|The main road through the wonderfully-named village of Fartapo, Malakula Island|
In the outer islands, life is very simple and relaxed. The villages still look very traditional, with houses built from wooden frames, wall panels woven from palm leaves and shaggy roofs; unlike Fiji there isn't a lot of that corrugated iron roofing which becomes so lethal when a cyclone dislodges it. Each village will have at least one chief and a process known as grade-taking (involving traditional dancing and the killing of pigs) can, as far as we can ascertain, elevate anyone to the status of chief. Anyone who is male, that is - women have a pretty unequal status here.
For visiting yachties it's good form, on arrival, to go to say hello to the chief to ask permission to be there and to check for any tabu areas where we shouldn't stray. Unlike in Fiji, there is no formal sevusevu ceremony and so far we have been welcomed with smiles and firm handshakes. The chief of Fartapo had to be woken up at about 11.00am by his busy wife after, we suspect, a heavy night of kava drinking (again a male-only sport here) - it turned out he was Chief Graham and was probably only about 25 years old.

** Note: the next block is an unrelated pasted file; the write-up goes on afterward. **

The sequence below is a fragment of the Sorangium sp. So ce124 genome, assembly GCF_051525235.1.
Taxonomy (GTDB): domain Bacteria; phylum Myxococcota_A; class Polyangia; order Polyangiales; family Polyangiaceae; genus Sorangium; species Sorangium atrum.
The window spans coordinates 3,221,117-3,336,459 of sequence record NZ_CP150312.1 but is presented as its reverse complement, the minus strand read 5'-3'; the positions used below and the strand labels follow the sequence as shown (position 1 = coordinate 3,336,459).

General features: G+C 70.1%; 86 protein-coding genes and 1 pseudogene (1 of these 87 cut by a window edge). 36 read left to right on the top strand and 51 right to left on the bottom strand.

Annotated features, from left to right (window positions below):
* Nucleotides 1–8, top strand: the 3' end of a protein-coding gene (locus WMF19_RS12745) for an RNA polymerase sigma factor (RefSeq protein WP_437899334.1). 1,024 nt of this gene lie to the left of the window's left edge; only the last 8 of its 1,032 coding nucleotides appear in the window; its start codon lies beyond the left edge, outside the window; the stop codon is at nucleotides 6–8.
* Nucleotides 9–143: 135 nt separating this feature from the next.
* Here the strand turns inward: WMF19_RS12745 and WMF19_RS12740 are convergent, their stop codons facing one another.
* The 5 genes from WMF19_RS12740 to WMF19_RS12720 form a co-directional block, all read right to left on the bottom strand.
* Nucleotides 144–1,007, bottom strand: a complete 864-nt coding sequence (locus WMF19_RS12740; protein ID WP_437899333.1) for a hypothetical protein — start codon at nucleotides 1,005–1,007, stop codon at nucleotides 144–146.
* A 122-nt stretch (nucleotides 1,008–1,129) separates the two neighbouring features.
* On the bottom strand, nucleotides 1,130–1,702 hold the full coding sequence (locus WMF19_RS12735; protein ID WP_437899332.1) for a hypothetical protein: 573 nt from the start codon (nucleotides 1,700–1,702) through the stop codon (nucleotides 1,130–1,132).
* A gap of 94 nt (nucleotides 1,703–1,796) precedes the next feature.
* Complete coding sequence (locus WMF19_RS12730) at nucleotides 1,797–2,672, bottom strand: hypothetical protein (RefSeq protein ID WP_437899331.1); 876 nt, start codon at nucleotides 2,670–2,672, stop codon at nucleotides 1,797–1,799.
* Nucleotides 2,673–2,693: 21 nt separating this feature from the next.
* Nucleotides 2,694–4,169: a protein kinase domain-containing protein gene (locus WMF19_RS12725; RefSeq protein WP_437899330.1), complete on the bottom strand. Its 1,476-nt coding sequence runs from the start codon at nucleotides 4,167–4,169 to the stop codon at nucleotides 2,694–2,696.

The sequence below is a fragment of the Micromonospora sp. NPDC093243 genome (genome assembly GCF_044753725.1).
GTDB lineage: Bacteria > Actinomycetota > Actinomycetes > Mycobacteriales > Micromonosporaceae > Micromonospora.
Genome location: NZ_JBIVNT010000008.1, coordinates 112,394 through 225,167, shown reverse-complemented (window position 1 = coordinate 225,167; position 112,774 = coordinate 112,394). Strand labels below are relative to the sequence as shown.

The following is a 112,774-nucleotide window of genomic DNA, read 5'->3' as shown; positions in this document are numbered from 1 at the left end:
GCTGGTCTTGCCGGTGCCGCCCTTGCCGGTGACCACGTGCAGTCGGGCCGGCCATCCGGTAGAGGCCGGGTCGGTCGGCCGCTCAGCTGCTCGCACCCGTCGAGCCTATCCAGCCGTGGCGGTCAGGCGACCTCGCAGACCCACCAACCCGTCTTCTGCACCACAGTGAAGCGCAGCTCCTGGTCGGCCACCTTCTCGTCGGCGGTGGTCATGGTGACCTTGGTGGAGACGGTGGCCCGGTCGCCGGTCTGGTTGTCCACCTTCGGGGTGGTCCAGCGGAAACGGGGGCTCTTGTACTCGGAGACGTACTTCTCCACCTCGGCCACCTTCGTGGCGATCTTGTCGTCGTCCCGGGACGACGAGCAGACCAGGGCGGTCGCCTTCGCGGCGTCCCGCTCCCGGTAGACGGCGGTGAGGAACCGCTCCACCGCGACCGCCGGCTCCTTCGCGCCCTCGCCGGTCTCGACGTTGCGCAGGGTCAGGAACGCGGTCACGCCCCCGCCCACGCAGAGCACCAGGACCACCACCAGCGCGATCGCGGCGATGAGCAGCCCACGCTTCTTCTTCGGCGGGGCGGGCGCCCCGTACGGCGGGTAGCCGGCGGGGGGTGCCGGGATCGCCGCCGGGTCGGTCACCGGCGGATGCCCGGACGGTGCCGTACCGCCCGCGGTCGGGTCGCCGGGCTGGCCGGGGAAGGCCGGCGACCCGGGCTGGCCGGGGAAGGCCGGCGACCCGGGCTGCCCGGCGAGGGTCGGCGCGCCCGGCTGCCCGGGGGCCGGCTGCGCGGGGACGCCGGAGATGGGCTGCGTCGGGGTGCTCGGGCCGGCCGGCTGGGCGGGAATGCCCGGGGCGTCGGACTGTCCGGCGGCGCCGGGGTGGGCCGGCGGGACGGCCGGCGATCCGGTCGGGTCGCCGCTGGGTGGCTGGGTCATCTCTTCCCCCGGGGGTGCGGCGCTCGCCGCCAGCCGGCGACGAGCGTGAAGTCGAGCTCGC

|After the cyclone of last year we find lots of safety signage in bislama - this one is for the tsunami escape route|
|Whilst the local houses are maintained with new leaves and panels, 'foreign' buildings such as this church don't see much in the way of maintenance|
|Children on the beach followed us to play|
|Writing names in the sand is a good trick as sometimes they are spoken quickly|
|Laura makes friends|
|Kerry gets to grip with the roasted piglet|
|on-passage lunch: fritata with feta cheese and creme fraiche topping|